After picking up and reading your excellent Holiday Guide (Nov. 15) I was eager to scope out the shoulder bag featured on page 38, as I work nearby and routinely get lunch from Lexington Market. I found a variety of stylish, Dickies-esque shoulder bags, all very reasonably priced. I soon had my favorite picked out. In the meantime, my co-worker mentioned that we saw the kiosk featured in City Paper, to which the woman rolled her eyes. We asked her if she didn't like City Paper, and she responded, "They are hardly a real newspaper and not everything in there is truthful." We assured her that it was a great advertising opportunity and many young people our age would likely come to her kiosk just for the bags, as we had.
Despite her attitude toward my weekly rag, I was in a payday consumer frenzy and I chose to buy a cute red version of the bag with pockets for $12. Upon returning to work and taking my bag out of its packaging, I looked at the tag. I noticed it was made by a brand called Cornerstone NY Zion Mountain and that there were Psalms and a Jesus fish printed inside of this tag. Now, I'm not a religious person, so the fact that I had likely just supported some right-wing Christian agenda made me shudder. However, what bothers me more is the hypocrisy of this company. My shoulder bag was labeled inside as made in china. Surely to make a sturdy canvas bag with pockets for $12 this company must be using slave labor. Come on, Cornerstone NY Zion Mountain, ask yourself, WWJD?
Big bad City Paper disses the Populist Party, the smallest and newest political party in Maryland ("The Outsiders," Campaign Beat, Nov. 1). Why? In your election edition, you throw one Libertarian candidate, Charles Curtis McPeek, into an article with two Populist Party candidates, gubernatorial candidate Christopher Driscoll and 45th District delegate candidate Ronald Owens-Bey, and call it "The Outsiders." What a journalistic low!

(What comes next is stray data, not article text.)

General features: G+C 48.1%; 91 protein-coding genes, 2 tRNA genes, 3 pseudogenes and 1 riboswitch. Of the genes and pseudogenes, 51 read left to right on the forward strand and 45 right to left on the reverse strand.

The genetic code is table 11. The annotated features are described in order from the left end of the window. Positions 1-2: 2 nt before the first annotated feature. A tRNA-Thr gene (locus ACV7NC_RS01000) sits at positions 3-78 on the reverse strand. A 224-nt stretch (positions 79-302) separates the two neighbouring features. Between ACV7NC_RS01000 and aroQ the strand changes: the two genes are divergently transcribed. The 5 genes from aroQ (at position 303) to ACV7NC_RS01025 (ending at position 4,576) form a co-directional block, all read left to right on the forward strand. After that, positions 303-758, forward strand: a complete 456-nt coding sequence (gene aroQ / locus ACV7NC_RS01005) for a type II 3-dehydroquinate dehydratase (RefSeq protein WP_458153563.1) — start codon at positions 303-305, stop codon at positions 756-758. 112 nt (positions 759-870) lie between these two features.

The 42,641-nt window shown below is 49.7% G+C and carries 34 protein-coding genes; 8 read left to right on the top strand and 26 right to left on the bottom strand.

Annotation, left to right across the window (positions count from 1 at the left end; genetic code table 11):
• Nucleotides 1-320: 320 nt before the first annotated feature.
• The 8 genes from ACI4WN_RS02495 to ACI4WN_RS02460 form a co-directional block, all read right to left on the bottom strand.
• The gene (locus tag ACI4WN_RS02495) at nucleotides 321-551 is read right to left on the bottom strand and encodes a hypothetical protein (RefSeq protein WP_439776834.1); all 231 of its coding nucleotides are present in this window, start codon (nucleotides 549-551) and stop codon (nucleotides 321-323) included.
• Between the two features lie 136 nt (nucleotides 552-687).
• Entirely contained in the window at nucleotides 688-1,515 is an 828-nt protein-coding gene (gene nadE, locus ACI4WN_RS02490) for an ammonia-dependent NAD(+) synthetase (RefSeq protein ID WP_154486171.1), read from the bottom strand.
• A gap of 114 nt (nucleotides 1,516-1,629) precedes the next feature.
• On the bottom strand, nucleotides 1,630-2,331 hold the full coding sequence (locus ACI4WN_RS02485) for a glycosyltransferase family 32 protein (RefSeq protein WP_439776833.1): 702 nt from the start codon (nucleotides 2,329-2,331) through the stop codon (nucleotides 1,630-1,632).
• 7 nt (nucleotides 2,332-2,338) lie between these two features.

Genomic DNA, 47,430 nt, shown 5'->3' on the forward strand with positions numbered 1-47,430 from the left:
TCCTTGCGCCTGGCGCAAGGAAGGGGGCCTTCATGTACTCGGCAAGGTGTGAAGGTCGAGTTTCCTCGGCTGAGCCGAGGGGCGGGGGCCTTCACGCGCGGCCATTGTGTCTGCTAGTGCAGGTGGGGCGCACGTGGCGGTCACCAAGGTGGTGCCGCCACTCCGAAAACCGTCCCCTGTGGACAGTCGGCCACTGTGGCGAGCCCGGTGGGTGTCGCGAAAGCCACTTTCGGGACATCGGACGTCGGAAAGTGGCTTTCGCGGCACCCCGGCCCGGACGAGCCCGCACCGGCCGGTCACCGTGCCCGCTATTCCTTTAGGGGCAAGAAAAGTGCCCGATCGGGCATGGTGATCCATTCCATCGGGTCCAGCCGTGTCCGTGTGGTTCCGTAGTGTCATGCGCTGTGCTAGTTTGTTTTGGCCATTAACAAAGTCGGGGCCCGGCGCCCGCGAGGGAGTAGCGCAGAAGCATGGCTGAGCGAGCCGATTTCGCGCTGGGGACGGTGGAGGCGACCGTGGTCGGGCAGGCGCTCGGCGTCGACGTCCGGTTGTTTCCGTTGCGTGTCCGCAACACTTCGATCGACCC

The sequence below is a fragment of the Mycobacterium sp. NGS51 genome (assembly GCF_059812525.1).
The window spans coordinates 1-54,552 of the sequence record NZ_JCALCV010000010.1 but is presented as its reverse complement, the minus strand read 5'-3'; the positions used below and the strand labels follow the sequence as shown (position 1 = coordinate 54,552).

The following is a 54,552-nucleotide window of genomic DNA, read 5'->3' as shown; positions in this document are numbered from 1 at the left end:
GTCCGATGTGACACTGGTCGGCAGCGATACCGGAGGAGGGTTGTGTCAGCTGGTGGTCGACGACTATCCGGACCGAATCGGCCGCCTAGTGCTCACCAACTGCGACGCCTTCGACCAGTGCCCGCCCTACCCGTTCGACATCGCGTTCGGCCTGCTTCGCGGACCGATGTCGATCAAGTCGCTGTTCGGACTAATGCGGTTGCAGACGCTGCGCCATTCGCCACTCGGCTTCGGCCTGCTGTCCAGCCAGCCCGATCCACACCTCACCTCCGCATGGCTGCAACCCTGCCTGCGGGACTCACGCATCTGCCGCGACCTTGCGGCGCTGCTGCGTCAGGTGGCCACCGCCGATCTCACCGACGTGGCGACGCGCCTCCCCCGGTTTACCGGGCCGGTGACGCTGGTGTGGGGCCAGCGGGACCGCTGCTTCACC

The Libertarian Party and the Populist Party are two distinct political parties with two very different platforms, and their candidates for public office should never be in the same article. And exactly how are they the outsiders as opposed to the Green Party--whose candidates had their own article, as they should? The Green Party is not an insider in any way. Kevin Zeese, who was the U.S. Senate candidate of the Green, Populist, and Libertarian parties, a first in Maryland history, and was on the Green Party ballot line, was treated shamefully by the corporate media, such as The Washington Post and The Sun.
Kevin Zeese participated in several three-way debates with Ben Cardin, the Democrat candidate, and Michael Steele, the Republican candidate, and was practically ignored by the Post and Sun. After the first three-way debate at the Baltimore Urban League, the Post had a picture of Cardin and Steele and didn't put Zeese in the photo. Readers looking at the picture would think that only two candidates debated.
It is very difficult for third parties to get on the Maryland ballot, few do, and all newspapers should treat their candidates fairly. In your article you put the Libertarian candidate first, followed by Owens-Bey, and last is the Populist candidate for governor. Exactly backward! Libertarian McPeek should have had his own article. Christopher Driscoll, as the candidate for governor, should have been in a separate article, and Owens-Bey in another article.
In the same edition, Van Smith, in the article "Old Business," leaves Christopher Driscoll out altogether when naming the candidates for governor. He writes, "elections-such as the gubernatorial one that will decide between Democrat [Martin] O'Malley, Republican incumbent Robert Ehrlich, and Green Party candidate Ed Boyd on Nov. 7 . . . ." The governor's race was a four-way race, and Smith erroneously made it a three-way race. Not correctly naming all the candidates on the ballot for a given office is completely unacceptable for any newspaper.
The Driscoll campaign had a wonderful platform that provided realistic solutions to many major problems that Maryland faces. Like all third parties, the Populists had the challenge of trying to get our message out with limited resources. City Paper could have at least tried to be fair to all the candidates who were on the ballot. You could have called for all the gubernatorial debates to include all four candidates who were on the ballot: Ehrlich, O'Malley, Boyd, and Driscoll, instead of the two debates that only included Ehrlich and O'Malley. That is what a responsible paper that believes in democracy would have done. You missed the ball entirely.
Treasurer, Chris Driscoll, Populist for Governor
Editor Lee Gardner responds: You're right: Driscoll should have at least been part of the roll call in Van's story on the governor's race. Our apologies.
Corrections: Former Los Angeles Time editor Dean Baquet's name was misspelled in our Nov. 22 story on a local effort to buy The Sun from Tribune Co. ("Who Loves The Sun?", Mobtown Beat).
Also, our Nov. 8 review of Raymond Loewy: Designs for a Consumer Culture (Art) incorrectly identified the people responsible for bringing the exhibit to UMBC; credit should have gone to faculty members David Yager and Franc Nunoo-Quarcoo. City Paper regrets the error.
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